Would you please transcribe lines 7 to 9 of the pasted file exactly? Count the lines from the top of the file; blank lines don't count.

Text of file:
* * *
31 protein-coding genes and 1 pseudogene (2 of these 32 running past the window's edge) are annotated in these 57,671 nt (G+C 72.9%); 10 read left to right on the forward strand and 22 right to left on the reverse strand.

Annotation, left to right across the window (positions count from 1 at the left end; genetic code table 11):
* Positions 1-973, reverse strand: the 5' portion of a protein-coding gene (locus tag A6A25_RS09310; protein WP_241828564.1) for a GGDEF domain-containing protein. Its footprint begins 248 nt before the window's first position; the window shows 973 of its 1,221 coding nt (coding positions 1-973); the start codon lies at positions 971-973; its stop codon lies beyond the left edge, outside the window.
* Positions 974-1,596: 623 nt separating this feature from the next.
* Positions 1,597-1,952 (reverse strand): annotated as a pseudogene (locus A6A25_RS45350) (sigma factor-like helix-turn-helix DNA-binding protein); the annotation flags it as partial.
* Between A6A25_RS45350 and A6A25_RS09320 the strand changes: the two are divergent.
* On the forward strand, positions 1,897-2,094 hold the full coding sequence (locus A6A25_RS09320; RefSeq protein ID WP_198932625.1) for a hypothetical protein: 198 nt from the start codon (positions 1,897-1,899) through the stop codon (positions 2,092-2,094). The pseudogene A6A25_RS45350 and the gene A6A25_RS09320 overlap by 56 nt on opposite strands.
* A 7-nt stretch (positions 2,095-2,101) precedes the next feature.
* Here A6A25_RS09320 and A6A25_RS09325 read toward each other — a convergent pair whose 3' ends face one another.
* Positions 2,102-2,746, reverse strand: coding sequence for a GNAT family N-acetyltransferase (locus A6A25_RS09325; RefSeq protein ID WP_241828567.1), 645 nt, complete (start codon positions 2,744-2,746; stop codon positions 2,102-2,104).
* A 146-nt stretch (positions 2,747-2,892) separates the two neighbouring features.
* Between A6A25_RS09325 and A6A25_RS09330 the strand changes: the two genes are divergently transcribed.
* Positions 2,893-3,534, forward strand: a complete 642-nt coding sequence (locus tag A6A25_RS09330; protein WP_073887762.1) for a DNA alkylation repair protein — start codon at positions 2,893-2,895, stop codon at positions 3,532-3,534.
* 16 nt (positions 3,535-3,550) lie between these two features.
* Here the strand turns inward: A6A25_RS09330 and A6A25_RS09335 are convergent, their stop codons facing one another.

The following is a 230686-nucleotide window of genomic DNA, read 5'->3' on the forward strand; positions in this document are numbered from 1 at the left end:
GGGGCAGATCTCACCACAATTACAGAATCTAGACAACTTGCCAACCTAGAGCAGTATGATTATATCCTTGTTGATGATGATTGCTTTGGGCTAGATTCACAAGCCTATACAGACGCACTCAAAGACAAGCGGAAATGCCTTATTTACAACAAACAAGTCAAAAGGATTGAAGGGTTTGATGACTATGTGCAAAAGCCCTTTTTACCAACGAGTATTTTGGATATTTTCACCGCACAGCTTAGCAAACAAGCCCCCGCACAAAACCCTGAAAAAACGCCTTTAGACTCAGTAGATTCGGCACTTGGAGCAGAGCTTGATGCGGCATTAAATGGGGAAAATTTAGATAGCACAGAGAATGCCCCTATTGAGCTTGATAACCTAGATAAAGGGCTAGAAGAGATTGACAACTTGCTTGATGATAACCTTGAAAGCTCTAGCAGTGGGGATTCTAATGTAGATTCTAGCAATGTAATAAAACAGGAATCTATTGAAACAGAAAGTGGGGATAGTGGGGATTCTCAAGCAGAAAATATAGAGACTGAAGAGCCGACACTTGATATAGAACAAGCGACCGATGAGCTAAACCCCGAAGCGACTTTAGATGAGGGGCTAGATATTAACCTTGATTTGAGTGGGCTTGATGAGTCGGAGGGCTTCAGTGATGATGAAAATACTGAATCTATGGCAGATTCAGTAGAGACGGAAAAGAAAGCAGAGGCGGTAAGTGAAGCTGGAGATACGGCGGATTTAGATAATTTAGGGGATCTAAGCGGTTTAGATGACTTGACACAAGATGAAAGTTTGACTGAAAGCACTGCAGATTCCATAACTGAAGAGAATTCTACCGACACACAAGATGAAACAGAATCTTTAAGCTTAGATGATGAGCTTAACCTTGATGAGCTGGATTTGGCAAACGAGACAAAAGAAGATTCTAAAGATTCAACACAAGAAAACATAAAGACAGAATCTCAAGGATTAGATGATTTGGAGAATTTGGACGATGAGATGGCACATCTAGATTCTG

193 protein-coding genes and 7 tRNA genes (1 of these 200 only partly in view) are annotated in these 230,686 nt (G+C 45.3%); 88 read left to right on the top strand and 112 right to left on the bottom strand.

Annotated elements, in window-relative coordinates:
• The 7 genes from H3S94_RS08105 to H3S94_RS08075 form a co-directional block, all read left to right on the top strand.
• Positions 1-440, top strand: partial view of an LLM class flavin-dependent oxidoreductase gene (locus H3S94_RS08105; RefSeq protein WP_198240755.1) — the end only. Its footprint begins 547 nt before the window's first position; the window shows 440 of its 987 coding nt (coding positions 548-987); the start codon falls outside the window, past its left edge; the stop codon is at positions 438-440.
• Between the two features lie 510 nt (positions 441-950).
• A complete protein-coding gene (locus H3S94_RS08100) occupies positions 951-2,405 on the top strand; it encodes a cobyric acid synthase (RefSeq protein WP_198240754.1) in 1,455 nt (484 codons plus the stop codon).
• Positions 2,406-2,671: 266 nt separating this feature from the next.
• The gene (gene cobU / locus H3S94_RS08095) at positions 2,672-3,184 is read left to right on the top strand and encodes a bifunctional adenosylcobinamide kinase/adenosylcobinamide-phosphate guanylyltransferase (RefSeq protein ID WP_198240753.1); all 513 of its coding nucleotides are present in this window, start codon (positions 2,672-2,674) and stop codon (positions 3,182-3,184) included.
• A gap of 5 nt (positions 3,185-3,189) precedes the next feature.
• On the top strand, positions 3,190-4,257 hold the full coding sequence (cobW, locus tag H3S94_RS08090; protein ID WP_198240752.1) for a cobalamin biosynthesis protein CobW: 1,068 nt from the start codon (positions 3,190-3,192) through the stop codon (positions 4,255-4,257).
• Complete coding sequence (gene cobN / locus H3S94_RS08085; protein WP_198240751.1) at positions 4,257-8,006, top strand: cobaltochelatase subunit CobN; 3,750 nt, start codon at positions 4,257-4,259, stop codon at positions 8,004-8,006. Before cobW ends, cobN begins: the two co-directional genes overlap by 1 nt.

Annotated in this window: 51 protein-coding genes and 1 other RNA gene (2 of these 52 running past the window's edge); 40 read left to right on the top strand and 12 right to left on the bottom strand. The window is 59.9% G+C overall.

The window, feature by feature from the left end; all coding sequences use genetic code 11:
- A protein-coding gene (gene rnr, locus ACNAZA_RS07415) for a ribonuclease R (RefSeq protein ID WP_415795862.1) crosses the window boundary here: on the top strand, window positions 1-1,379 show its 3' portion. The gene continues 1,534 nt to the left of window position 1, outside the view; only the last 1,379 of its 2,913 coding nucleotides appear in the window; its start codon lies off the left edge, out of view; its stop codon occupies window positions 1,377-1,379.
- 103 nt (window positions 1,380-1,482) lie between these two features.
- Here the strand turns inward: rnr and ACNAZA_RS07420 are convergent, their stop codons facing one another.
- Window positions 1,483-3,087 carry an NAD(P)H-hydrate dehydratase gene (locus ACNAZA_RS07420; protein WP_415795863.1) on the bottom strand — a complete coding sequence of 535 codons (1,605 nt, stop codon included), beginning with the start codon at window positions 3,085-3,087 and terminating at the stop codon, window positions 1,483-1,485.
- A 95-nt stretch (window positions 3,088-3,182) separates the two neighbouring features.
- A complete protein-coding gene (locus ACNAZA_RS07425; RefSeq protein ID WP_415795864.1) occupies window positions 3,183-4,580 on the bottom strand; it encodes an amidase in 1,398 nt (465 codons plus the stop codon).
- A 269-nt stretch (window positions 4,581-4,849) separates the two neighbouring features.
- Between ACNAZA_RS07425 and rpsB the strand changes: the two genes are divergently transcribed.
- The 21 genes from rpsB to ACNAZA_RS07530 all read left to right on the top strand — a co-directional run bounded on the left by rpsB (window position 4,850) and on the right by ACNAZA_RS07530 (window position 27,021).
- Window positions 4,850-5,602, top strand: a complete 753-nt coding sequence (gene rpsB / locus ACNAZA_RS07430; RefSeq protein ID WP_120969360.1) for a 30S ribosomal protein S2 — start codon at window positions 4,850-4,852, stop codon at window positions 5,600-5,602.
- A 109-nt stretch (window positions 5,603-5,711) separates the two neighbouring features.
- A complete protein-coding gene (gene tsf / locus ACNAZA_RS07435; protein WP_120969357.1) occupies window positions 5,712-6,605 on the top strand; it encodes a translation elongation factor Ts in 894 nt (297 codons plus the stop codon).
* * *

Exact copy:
* On the forward strand, positions 1,897-2,094 hold the full coding sequence (locus A6A25_RS09320; RefSeq protein ID WP_198932625.1) for a hypothetical protein: 198 nt from the start codon (positions 1,897-1,899) through the stop codon (positions 2,092-2,094). The pseudogene A6A25_RS45350 and the gene A6A25_RS09320 overlap by 56 nt on opposite strands.
* A 7-nt stretch (positions 2,095-2,101) precedes the next feature.
* Here A6A25_RS09320 and A6A25_RS09325 read toward each other — a convergent pair whose 3' ends face one another.